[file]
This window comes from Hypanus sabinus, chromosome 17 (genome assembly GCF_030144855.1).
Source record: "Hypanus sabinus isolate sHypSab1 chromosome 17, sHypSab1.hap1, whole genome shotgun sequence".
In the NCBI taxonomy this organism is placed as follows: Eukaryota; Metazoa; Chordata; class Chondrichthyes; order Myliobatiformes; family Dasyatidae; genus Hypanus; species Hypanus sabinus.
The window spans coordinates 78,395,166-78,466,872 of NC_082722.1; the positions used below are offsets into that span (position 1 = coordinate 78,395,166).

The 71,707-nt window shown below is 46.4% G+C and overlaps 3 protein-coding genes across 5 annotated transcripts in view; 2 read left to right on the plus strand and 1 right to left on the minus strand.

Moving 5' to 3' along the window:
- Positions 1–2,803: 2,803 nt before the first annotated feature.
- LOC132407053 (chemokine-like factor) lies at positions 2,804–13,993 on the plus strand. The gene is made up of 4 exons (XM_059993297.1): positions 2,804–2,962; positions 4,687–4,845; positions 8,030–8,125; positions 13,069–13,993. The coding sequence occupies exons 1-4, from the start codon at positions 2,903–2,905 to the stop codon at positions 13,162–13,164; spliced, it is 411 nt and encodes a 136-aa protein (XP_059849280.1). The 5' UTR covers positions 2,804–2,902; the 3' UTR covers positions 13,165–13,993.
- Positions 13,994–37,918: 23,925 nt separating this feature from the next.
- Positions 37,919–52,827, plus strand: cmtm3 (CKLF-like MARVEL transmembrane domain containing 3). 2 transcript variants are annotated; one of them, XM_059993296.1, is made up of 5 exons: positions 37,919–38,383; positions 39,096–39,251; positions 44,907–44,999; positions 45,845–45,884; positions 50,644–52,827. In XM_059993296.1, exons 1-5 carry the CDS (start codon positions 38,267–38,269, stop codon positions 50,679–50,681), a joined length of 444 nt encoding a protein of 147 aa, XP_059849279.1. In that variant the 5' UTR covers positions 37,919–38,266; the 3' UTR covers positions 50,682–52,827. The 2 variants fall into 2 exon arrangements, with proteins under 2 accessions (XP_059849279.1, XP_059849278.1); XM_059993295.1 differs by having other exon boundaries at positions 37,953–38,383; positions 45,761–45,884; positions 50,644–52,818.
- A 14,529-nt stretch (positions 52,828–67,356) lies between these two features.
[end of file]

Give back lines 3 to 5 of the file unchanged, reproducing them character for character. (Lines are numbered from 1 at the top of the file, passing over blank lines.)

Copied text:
In the NCBI taxonomy this organism is placed as follows: Eukaryota; Metazoa; Chordata; class Chondrichthyes; order Myliobatiformes; family Dasyatidae; genus Hypanus; species Hypanus sabinus.
The window spans coordinates 78,395,166-78,466,872 of NC_082722.1; the positions used below are offsets into that span (position 1 = coordinate 78,395,166).

The 71,707-nt window shown below is 46.4% G+C and overlaps 3 protein-coding genes across 5 annotated transcripts in view; 2 read left to right on the plus strand and 1 right to left on the minus strand.